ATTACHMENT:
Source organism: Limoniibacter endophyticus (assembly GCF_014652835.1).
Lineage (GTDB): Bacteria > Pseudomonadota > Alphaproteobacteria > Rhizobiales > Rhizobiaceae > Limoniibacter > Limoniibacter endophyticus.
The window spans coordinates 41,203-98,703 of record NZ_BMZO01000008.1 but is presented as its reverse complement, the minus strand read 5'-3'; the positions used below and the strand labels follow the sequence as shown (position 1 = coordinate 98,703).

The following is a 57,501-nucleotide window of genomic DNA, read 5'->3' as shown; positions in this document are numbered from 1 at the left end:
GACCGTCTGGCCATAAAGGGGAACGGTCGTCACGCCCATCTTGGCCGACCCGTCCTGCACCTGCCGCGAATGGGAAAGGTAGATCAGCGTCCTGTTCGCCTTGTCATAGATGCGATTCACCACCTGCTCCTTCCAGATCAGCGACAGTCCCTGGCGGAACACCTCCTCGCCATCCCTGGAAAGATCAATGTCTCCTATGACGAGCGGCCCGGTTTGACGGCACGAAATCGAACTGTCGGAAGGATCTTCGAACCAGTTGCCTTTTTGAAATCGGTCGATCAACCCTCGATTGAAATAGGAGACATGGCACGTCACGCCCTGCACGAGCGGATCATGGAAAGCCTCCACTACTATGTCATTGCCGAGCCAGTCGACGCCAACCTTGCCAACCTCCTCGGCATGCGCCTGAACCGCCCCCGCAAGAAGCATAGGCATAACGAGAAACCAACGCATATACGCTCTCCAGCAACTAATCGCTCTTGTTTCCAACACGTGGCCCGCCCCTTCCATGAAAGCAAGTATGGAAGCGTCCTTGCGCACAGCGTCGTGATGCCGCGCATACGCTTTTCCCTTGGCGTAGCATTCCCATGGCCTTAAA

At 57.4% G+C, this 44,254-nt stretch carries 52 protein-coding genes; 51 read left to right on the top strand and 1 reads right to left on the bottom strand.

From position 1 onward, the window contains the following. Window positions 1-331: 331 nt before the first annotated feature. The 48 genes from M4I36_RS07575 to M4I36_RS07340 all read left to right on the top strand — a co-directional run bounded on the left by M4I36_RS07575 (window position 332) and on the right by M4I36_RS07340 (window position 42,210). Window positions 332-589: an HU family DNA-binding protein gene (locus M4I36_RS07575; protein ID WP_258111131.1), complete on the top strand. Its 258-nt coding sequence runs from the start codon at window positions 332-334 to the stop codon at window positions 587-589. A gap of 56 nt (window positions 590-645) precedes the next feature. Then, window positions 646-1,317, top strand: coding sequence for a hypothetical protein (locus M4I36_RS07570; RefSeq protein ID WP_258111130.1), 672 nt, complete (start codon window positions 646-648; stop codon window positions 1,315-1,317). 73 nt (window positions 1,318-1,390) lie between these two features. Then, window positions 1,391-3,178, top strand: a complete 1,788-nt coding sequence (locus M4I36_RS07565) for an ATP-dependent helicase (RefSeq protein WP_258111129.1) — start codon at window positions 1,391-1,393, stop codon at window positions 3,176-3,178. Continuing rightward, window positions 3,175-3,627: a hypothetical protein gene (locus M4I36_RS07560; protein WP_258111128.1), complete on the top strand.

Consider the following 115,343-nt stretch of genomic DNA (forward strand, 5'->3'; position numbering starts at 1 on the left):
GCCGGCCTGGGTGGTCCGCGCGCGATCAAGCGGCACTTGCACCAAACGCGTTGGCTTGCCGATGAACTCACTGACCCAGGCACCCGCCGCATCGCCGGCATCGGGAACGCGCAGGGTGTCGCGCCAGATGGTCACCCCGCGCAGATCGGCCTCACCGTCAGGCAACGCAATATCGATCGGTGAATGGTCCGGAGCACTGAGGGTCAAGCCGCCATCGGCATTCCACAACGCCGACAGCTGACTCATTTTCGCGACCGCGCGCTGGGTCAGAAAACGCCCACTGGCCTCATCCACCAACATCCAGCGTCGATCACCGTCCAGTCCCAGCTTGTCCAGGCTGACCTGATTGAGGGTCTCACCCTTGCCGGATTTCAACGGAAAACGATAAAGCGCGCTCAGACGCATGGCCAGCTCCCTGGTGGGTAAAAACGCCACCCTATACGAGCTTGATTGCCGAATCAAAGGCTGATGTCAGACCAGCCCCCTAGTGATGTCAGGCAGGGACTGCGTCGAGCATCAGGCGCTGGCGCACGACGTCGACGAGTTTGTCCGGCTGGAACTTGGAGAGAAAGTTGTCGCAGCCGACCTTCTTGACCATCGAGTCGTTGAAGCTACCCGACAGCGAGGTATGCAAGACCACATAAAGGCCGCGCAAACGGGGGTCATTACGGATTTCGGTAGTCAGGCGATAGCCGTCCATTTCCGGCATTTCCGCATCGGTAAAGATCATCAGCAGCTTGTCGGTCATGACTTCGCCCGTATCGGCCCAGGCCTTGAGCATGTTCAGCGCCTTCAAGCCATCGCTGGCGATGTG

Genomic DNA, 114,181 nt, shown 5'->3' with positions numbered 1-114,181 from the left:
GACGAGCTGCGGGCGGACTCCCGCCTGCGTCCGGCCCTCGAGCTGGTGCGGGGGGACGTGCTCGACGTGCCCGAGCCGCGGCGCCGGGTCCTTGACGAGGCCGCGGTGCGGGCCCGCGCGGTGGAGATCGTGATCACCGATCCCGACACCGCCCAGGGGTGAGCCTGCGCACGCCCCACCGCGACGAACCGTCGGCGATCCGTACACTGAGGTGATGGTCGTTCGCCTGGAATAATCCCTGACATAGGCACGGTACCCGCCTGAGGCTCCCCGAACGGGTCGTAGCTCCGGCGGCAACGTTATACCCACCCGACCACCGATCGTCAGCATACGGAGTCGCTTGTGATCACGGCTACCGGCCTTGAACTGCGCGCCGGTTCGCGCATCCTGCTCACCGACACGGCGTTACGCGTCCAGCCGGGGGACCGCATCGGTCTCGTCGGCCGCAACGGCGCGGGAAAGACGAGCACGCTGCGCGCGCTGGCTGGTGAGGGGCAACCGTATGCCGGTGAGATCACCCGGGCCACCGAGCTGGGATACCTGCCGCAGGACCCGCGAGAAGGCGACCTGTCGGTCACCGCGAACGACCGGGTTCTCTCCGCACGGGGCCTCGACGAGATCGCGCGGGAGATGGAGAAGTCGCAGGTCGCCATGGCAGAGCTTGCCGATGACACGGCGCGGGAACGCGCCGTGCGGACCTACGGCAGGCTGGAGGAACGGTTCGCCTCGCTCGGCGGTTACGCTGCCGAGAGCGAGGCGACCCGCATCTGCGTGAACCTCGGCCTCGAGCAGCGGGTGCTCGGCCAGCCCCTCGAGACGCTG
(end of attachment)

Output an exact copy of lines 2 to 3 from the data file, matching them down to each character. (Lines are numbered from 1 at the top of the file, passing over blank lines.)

Lineage (GTDB): Bacteria > Pseudomonadota > Alphaproteobacteria > Rhizobiales > Rhizobiaceae > Limoniibacter > Limoniibacter endophyticus.
The window spans coordinates 41,203-98,703 of record NZ_BMZO01000008.1 but is presented as its reverse complement, the minus strand read 5'-3'; the positions used below and the strand labels follow the sequence as shown (position 1 = coordinate 98,703).